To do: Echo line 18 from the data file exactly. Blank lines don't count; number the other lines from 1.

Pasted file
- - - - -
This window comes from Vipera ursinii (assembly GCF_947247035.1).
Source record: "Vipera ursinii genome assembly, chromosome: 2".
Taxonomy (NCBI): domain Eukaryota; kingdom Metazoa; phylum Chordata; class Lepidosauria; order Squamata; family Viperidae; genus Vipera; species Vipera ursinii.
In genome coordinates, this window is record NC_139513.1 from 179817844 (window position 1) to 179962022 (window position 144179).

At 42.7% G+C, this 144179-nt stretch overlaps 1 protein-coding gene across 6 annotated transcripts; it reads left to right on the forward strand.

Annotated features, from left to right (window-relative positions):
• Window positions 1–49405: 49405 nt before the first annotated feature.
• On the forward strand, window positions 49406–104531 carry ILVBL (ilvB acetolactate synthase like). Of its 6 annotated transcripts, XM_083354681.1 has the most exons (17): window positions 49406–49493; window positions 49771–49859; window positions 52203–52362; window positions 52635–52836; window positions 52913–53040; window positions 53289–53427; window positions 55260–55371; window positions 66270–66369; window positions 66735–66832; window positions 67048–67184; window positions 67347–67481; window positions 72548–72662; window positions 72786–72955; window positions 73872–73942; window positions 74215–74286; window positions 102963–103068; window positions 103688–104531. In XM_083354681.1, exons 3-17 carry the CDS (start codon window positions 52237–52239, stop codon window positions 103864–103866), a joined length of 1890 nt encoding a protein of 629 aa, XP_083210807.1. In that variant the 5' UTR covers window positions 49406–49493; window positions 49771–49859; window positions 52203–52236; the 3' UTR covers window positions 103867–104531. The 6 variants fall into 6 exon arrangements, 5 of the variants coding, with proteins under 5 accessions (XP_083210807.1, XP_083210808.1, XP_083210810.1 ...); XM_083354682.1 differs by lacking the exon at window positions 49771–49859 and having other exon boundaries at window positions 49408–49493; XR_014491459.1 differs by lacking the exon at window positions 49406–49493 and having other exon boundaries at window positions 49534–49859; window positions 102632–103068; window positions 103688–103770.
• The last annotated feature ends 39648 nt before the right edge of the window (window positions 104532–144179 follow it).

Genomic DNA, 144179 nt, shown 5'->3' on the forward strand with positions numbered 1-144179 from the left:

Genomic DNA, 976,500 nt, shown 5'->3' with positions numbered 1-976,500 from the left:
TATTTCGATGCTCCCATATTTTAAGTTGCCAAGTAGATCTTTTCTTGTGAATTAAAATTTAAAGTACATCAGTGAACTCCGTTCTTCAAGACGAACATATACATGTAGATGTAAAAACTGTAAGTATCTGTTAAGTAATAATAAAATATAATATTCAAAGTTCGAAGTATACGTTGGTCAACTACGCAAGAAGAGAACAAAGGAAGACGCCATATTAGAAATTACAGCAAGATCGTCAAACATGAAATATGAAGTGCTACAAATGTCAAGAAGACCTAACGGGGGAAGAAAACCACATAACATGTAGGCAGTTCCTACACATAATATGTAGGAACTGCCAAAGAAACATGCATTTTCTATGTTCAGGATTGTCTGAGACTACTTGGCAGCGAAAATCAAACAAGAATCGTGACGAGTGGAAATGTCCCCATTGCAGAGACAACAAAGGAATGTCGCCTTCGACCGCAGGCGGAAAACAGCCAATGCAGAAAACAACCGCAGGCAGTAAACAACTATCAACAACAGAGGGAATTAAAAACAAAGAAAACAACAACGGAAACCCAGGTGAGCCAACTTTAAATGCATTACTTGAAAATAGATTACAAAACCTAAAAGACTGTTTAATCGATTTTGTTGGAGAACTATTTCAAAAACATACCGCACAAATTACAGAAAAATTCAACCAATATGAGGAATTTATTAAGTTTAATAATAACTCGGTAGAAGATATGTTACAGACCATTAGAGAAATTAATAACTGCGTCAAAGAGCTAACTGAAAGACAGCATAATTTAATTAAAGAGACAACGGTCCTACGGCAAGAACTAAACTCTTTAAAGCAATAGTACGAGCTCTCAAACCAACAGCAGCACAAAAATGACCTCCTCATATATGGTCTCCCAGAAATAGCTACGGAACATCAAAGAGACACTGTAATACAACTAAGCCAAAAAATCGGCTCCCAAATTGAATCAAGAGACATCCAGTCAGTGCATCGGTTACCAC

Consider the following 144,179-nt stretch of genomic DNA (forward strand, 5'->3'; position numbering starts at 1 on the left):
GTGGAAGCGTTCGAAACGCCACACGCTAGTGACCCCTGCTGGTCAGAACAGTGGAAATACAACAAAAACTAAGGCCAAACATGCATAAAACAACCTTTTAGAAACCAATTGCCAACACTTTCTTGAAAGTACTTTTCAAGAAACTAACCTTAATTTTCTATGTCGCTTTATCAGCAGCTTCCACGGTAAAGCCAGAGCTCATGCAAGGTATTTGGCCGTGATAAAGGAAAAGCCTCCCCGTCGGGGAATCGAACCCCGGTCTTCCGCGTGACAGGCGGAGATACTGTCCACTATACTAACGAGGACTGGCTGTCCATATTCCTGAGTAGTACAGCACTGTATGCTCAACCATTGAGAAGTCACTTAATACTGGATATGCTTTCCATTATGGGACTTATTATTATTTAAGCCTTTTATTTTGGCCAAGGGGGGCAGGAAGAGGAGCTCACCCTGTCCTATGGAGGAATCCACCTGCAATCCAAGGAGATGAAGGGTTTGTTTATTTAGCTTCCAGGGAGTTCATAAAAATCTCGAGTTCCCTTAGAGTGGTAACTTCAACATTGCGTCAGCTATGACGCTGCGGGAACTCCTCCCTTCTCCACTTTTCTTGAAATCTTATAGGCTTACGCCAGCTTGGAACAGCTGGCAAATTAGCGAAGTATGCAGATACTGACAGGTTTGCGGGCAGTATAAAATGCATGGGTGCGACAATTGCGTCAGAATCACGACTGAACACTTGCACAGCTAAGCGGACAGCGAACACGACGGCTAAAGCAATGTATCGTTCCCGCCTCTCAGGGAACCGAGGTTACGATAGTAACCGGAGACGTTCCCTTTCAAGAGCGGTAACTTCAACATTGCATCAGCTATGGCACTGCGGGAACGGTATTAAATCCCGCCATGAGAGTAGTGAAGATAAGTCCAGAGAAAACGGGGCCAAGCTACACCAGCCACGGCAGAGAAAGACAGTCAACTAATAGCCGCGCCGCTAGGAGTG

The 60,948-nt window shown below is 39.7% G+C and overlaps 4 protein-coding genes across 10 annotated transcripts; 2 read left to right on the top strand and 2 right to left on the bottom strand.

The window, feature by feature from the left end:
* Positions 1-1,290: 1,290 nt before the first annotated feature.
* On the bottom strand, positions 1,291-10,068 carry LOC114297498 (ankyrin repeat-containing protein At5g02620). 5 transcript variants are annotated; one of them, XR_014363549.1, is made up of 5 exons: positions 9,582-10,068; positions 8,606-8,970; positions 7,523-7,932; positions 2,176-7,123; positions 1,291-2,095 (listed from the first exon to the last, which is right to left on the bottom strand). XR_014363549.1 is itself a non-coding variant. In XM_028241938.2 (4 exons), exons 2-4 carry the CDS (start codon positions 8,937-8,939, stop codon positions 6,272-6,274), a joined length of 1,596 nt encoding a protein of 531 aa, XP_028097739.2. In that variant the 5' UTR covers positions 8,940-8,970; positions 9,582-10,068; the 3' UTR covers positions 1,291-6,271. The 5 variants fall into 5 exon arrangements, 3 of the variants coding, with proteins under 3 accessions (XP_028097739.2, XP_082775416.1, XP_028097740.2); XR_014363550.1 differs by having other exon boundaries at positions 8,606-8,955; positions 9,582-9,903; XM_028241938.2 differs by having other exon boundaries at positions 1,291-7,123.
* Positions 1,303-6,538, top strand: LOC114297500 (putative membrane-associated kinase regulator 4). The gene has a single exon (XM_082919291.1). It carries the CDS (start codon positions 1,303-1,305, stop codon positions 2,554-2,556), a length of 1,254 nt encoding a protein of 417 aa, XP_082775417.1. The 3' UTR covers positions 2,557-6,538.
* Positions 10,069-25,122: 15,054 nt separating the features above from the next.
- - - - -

* On the bottom strand, positions 1,291-10,068 carry LOC114297498 (ankyrin repeat-containing protein At5g02620). 5 transcript variants are annotated; one of them, XR_014363549.1, is made up of 5 exons: positions 9,582-10,068; positions 8,606-8,970; positions 7,523-7,932; positions 2,176-7,123; positions 1,291-2,095 (listed from the first exon to the last, which is right to left on the bottom strand). XR_014363549.1 is itself a non-coding variant. In XM_028241938.2 (4 exons), exons 2-4 carry the CDS (start codon positions 8,937-8,939, stop codon positions 6,272-6,274), a joined length of 1,596 nt encoding a protein of 531 aa, XP_028097739.2. In that variant the 5' UTR covers positions 8,940-8,970; positions 9,582-10,068; the 3' UTR covers positions 1,291-6,271. The 5 variants fall into 5 exon arrangements, 3 of the variants coding, with proteins under 3 accessions (XP_028097739.2, XP_082775416.1, XP_028097740.2); XR_014363550.1 differs by having other exon boundaries at positions 8,606-8,955; positions 9,582-9,903; XM_028241938.2 differs by having other exon boundaries at positions 1,291-7,123.